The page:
Simona Vareikaite, SSH’12, remembers clearly the moment she realized she had to make a change.
She was 13 years old and had spent middle school in the Bronx skipping classes and hanging out with a bad crowd. She didn’t see the point of school. Her weekend job as a custodian—earning money for her financially struggling family—felt more fulfilling.
Then, the letter arrived. In New York City, students must apply to get into their preferred public high school. Vareikaite’s letter from the city said she had not been accepted to any of the 10 schools she’d hoped to attend. Her only option was a low-performing high school in her neighborhood.
“It felt horrible,” she says. “All of these friends around me were happy, and I was trying to figure out where I would end up.”
The disappointment launched Vareikaite on a journey to remake herself. In high school, she improved her grades and earned a Torch scholarship from Northeastern—a full scholarship offered each year for 10 to 12 first-generation college students. Today, Vareikaite works for Jeter’s Leaders, a New York City-based nonprofit that helps teens achieve academic excellence, develop leadership skills, and aspire to college degrees.
Now in its 10th year, the Torch program has produced 50 graduates from five classes who work in diverse fields: from politics and finance to science and journalism. All overcame extraordinary odds—including economic hardships and time in foster care—to make it to college. Along the way, they transformed from promising students into confident, well-rounded scholars.
Vareikaite emigrated from Lithuania to the U.S. at age 10 with her mother, dad, and brother. The family, which had come from a small, close-knit town, moved into a cramped Bronx apartment, where they felt lonely and lost in the big city. Vareikaite had no place to turn for comfort: Her father struggled with alcohol addiction, and her mother spent long hours cleaning office buildings for low pay. The neighborhood and Vareikaite’s public middle school were infested with drugs, guns, and gangs.
By eighth grade, Vareikaite was regularly skipping school. The high-school rejection letter was her wake-up call. She badly wanted out of the Bronx and needed to up her game.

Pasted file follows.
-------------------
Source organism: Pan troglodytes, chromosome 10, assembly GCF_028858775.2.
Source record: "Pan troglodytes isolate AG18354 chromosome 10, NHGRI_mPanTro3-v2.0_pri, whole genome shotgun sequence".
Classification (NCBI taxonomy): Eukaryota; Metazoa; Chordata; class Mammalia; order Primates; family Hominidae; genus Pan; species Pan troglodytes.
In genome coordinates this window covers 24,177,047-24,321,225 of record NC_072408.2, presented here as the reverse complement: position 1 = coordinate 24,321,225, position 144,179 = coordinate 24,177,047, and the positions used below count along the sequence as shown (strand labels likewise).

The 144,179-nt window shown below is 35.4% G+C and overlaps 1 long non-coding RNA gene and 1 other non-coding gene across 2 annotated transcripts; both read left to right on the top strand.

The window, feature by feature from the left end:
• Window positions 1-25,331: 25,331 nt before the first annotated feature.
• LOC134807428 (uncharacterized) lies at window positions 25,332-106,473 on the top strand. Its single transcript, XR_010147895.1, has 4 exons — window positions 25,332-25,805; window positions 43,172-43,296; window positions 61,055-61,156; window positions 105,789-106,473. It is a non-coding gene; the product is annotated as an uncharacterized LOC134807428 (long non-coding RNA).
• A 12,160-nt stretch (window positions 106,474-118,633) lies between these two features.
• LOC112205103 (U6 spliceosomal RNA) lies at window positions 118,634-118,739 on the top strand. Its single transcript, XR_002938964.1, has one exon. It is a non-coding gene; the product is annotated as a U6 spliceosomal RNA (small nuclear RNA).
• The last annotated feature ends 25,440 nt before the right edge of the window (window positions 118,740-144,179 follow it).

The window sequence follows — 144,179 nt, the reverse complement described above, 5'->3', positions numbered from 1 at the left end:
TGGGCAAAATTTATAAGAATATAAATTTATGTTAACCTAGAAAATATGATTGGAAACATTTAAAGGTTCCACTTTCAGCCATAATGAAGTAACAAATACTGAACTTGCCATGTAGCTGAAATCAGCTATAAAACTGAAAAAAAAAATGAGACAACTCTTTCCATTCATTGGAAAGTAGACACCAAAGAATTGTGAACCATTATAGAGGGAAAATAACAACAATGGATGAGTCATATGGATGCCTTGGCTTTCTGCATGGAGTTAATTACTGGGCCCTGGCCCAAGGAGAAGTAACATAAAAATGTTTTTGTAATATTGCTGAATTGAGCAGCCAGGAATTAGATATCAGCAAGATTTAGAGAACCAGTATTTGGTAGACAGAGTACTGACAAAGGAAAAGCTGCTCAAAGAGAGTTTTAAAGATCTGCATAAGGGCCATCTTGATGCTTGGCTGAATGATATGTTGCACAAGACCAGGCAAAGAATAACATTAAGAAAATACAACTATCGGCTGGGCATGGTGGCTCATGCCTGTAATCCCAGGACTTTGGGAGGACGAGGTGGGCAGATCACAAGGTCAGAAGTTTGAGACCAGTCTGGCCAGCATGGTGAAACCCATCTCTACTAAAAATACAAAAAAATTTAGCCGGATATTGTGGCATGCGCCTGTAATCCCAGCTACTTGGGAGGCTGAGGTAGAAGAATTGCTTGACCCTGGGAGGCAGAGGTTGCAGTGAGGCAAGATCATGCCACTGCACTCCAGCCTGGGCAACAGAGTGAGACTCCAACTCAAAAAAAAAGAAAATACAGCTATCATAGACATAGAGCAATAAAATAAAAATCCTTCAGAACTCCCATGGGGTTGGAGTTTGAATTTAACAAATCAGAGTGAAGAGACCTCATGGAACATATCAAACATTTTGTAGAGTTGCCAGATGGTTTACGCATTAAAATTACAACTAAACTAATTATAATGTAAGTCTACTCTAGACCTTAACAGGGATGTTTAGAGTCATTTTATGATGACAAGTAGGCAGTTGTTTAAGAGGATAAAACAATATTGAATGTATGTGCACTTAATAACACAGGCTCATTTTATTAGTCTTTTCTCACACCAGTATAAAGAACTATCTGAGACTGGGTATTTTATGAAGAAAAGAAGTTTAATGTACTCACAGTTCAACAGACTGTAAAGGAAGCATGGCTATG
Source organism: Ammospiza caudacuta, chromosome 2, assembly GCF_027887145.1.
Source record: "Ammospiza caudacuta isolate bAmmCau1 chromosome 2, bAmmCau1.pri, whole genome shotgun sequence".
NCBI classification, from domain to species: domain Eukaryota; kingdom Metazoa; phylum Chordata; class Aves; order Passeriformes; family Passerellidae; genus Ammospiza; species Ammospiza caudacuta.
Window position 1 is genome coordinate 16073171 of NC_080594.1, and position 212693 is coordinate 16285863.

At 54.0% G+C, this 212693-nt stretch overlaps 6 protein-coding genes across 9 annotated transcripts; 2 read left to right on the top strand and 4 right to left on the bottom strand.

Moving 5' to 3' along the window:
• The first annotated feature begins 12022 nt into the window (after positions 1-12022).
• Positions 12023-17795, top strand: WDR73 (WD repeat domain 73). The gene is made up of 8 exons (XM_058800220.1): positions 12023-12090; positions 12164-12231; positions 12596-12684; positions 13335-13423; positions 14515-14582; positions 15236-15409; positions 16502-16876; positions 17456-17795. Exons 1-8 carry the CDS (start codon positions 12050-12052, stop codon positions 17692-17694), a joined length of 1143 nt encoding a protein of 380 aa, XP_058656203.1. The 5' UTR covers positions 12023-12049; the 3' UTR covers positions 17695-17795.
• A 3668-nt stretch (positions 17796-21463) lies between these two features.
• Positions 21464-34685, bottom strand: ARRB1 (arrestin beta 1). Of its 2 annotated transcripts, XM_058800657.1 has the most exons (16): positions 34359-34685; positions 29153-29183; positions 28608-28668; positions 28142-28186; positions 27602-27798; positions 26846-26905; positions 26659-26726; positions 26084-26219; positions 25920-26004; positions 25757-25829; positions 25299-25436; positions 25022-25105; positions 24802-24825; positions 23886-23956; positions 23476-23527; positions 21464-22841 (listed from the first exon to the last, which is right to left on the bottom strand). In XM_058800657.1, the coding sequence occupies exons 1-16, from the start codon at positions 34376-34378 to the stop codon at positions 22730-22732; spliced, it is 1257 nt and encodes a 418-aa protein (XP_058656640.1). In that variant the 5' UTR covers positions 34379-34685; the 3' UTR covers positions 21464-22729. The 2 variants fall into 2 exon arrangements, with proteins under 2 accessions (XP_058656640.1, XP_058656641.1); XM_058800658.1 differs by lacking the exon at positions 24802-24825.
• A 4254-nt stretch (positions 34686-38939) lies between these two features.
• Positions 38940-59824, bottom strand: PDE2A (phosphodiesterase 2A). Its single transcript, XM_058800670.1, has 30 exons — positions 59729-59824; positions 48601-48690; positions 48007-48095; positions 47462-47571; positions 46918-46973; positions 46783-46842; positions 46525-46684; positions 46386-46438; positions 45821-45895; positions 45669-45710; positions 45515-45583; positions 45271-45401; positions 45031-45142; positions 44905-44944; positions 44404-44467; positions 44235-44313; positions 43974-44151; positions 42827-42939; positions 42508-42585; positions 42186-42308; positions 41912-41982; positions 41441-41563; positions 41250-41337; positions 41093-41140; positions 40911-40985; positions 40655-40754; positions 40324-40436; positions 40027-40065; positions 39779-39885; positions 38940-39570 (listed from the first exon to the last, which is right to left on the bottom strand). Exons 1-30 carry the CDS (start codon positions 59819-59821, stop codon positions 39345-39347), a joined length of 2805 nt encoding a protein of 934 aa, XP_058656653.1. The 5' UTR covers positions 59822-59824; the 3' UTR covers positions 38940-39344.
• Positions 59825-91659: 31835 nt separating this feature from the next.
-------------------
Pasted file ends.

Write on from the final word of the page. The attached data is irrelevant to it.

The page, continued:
In high school, Vareikaite found new friends: three girls who, like her, aspired to excel and leave the Bronx. She committed herself to her favorite sport—basketball—and became a star player. The coach, Lary Greiner, went out of his way to mentor members of his team, even inviting the students to dinners with his family. Ironically, athletics forced Vareikaite to make academics a priority. “If you didn’t do well in school, you couldn’t play, which would have been like taking away life from me,” she says. “Going to class seemed like a small sacrifice.”
By senior year, Vareikaite was student government president and fifth in her class. She was enrolled in Jeter’s Leaders, the nonprofit where she now works.
Vareikaite didn’t consider herself a brilliant student; her high school wasn’t exactly rigorous. But at a friend’s urging, she applied and was accepted to Torch. She headed to Boston. “The (Torch) program didn’t define me by my GPA or SAT scores. It recognized me for my potential,” she says. “I was called a ‘scholar,’ but I didn’t feel like one yet.”
Torch Scholars are required to participate in a six-week summer immersion program before beginning freshman year. They attend four to six hours of classes a day, work on-campus jobs, and attend study hall at night. The program is a crash course to help Torch Scholars brush up on core subjects and prepare for college-level work.
Vareikaite cried nearly every day of the summer program. Her math and writing skills were well below par, and she received Cs, Ds, and Fs on tests. To avoid falling further behind, she often studied past midnight.
“It was pure hell,” she says. “High school hadn’t prepared me for college at all. There were a lot of tears and sleepless nights. I thought, ‘Maybe I’m not ready for this.’”
Vareikaite felt out of place socially, too. She had come to Northeastern “with an edge,” sporting a Bronx, tough-girl attitude. But fellow Torch Scholars, many of whom had grown up in similar circumstances, penetrated Vareikaite’s armor. The scholars cooked together, comforted one other, and stayed up late together to study.
“The people I met in college were like a true family,” she says. “They were there for me any time of day. I knew I wasn’t alone; I had this posse. Having people cheering for you makes you believe you are capable.
“Other [Torch Scholars] knew where I was coming from—some were even from the Bronx—and I started to think, maybe I do belong here. Maybe I was brought here for a reason.”